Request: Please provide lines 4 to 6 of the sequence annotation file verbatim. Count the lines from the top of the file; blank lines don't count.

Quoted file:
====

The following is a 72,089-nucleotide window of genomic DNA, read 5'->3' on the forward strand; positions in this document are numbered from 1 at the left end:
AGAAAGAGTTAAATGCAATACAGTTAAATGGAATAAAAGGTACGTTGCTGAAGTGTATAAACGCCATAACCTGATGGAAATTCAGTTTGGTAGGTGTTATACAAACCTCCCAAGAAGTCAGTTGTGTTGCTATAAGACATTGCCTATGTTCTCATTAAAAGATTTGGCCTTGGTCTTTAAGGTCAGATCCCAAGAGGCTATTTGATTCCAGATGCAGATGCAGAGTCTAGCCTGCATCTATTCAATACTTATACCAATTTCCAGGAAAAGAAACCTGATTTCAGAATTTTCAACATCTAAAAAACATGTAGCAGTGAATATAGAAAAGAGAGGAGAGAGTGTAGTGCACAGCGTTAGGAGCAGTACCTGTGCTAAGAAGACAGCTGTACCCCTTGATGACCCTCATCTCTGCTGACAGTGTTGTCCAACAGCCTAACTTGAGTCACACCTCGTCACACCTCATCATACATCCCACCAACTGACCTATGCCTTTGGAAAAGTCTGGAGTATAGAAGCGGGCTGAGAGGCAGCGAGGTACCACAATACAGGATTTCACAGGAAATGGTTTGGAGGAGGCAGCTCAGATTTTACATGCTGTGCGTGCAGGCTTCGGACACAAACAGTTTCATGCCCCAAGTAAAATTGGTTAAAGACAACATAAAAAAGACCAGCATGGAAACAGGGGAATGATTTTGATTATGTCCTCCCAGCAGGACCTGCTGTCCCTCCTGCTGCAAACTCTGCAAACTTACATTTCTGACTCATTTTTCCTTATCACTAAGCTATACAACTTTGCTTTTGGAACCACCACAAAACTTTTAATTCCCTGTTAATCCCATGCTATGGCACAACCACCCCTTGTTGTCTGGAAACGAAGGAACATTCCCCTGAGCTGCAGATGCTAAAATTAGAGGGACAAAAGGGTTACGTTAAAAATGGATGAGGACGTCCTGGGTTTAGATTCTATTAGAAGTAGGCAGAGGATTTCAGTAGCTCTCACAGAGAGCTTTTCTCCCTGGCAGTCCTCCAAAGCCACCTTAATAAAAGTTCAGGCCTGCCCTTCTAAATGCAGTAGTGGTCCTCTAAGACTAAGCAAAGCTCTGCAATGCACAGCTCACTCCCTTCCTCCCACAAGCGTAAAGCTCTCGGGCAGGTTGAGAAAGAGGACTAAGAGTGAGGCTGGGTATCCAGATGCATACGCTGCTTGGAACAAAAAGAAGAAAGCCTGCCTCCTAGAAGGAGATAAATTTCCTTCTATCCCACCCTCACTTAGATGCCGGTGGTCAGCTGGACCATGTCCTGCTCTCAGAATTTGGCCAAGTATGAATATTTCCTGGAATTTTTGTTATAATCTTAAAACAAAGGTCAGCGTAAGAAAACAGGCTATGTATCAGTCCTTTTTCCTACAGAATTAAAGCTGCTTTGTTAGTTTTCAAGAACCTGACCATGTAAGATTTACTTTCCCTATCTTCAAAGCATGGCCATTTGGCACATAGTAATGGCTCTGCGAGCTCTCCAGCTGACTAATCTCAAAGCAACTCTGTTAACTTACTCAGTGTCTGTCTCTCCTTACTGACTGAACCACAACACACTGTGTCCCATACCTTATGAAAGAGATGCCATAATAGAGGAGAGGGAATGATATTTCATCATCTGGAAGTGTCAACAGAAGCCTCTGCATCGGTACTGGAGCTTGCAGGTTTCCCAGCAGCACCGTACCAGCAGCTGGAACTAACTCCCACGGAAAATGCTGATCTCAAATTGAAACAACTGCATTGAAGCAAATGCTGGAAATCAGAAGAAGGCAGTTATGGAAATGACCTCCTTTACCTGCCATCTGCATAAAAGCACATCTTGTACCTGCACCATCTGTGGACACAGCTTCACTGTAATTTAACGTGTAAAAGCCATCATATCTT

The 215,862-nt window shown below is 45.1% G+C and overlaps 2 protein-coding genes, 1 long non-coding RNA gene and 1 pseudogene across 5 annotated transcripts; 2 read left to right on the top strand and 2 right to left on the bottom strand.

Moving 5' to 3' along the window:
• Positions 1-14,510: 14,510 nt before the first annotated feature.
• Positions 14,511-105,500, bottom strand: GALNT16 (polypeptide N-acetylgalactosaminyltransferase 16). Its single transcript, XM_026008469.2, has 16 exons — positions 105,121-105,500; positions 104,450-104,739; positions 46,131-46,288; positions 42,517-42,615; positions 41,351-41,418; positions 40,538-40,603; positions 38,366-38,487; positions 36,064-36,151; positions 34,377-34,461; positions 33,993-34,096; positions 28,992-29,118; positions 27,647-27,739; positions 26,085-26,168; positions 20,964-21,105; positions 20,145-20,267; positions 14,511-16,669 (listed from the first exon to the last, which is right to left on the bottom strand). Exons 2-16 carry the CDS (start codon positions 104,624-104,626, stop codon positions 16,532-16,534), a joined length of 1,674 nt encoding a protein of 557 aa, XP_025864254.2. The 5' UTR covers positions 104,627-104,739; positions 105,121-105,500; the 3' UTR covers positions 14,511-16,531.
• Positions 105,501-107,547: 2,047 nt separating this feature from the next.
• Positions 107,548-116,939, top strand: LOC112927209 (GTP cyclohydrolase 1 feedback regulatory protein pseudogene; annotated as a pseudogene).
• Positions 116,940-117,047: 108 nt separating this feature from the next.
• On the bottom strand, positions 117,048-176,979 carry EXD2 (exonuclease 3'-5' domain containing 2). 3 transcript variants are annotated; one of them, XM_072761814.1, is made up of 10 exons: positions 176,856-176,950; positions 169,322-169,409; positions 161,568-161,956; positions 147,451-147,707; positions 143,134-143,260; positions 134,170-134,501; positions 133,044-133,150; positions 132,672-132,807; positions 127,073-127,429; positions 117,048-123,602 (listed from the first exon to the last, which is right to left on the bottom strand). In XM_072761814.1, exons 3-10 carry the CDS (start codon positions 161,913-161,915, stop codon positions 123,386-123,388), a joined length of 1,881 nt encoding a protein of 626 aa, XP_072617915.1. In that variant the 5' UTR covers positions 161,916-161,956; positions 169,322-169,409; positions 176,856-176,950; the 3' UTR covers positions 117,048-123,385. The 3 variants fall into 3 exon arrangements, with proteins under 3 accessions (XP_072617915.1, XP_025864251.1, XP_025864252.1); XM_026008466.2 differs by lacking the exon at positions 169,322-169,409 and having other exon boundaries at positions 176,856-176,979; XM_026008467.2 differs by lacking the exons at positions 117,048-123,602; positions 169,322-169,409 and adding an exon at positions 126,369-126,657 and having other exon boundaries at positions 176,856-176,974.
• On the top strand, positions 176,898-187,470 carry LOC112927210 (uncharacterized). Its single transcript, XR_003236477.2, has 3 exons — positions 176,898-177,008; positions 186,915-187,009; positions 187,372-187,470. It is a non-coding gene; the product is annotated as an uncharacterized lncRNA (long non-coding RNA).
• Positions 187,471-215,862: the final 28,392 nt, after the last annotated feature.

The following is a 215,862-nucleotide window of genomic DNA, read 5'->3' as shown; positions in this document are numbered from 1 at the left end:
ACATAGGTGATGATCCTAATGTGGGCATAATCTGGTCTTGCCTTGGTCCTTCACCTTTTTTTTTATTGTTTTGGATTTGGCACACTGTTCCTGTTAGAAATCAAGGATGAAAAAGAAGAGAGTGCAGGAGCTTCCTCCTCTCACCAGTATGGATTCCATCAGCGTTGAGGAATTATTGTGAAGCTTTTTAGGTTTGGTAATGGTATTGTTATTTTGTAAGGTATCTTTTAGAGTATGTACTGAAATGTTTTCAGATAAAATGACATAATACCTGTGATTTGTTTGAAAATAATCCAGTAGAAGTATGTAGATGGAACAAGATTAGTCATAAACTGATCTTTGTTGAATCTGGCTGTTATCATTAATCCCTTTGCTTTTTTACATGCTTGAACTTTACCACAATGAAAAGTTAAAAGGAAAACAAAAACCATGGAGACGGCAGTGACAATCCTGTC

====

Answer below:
Moving 5' to 3' along the window:
• Positions 1-14,510: 14,510 nt before the first annotated feature.
• Positions 14,511-105,500, bottom strand: GALNT16 (polypeptide N-acetylgalactosaminyltransferase 16). Its single transcript, XM_026008469.2, has 16 exons — positions 105,121-105,500; positions 104,450-104,739; positions 46,131-46,288; positions 42,517-42,615; positions 41,351-41,418; positions 40,538-40,603; positions 38,366-38,487; positions 36,064-36,151; positions 34,377-34,461; positions 33,993-34,096; positions 28,992-29,118; positions 27,647-27,739; positions 26,085-26,168; positions 20,964-21,105; positions 20,145-20,267; positions 14,511-16,669 (listed from the first exon to the last, which is right to left on the bottom strand). Exons 2-16 carry the CDS (start codon positions 104,624-104,626, stop codon positions 16,532-16,534), a joined length of 1,674 nt encoding a protein of 557 aa, XP_025864254.2. The 5' UTR covers positions 104,627-104,739; positions 105,121-105,500; the 3' UTR covers positions 14,511-16,531.